Overall, it’s nice; relaxing. But you know what? You can do better — even if just this once. These seven towns not only claim standout Independence Day celebrations, they also happen to offer some of the country’s best mountain biking, climbing and rafting. What better way is there to celebrate the ol’ U S of A than to appreciate its sublime natural features? And when it comes to fireworks, bigger really is better, so go ahead — put in for some extra vacation time.
Lake Tahoe, CA
One of the coolest things about Lake Tahoe is the ability to stand just about anywhere along its shore and marvel at the world-class ski hills that surround you. During Fourth of July weekend, you can do the same with fireworks displays. Tahoe South’s Lights on the Lake is one of the largest and top-ranked pyrotechnics displays in the country, drawing about 100,000 spectators each year.
According to Conde Nast Traveler, “The reflections cast by fireworks in the crystal-clear water of Lake Tahoe, with the Sierra Nevada mountains as a backdrop, make this one of the most visually arresting shows in the country.”
The fireworks are just one part of the region’s weekend-long extravaganza. There are countless beach parties, parades, pancake breakfasts and other activities. And of course, Tahoe offers an insane plethora of ways to add a little adventure to your Fourth weekend: hiking, biking, boating, SUPing, climbing and fishing — just to name a few.
Historic Deadwood is the height of Americana in the very patriotic Black Hills of South Dakota. The town, which looks a lot like the setting of a Western flick, goes all out for the Fourth. Its weekend-long Gold Camp Jubilee Days celebration includes live music, parties, poker tournaments, a pancake breakfast, multiple parades and fireworks.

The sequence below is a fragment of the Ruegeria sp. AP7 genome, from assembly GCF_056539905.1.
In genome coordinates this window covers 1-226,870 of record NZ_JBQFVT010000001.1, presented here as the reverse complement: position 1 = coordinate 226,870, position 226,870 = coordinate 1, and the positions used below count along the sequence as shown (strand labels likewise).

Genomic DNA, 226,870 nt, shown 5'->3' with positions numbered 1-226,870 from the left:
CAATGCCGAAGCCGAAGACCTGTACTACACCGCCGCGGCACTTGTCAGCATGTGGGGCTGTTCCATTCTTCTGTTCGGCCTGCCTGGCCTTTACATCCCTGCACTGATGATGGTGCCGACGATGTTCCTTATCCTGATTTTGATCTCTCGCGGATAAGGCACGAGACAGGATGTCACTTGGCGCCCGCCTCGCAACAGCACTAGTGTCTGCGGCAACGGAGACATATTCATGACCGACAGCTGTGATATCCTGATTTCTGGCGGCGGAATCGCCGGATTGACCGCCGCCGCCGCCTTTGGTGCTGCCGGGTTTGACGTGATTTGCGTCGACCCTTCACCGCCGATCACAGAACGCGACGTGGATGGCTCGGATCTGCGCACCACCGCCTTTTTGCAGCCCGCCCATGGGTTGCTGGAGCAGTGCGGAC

Mount Rushmore is just an hour’s drive away and Crazy Horse Memorial has scheduled a “Night Blast” (when the mountain is lit up with “fireballs”) for the occasion.
The Black Hills region is also a climber’s mecca. Deadwood visitors are only an hour from Devils Tower, and less than an hour from The Needles, in Custer State Park, which About.com calls “one of the last bastions of traditional climbing in the United States.” The area is rich with routes — hundreds of them — and climbing history alike.
Jackson Hole, WYOne needn’t look any further than the name of Jackson Hole’s annual Fourth of July parade, Howdy Pardners, to get a feel for the festivities’ vibes. Jackson’s July 4th events are an homage to the Wild West: A pancake breakfast and parade, Grand Teton Music Festival’s Music in the Hole concert, a “Town Square Shootout,” a rodeo and fireworks.
In terms of adventure, the Hole is surrounded by breathtaking mountains, so you’ve got easy access to all of your favorite sky-high pastimes, but Jackson also boasts radical white water rafting on the legendary Snake River. Don’t worry if you’re new to river shenanigans — there are several well-respected companies to guide you on your adventure, whether you opt to tackle the rapids or snap photos of bald eagles and moose on a more leisurely float.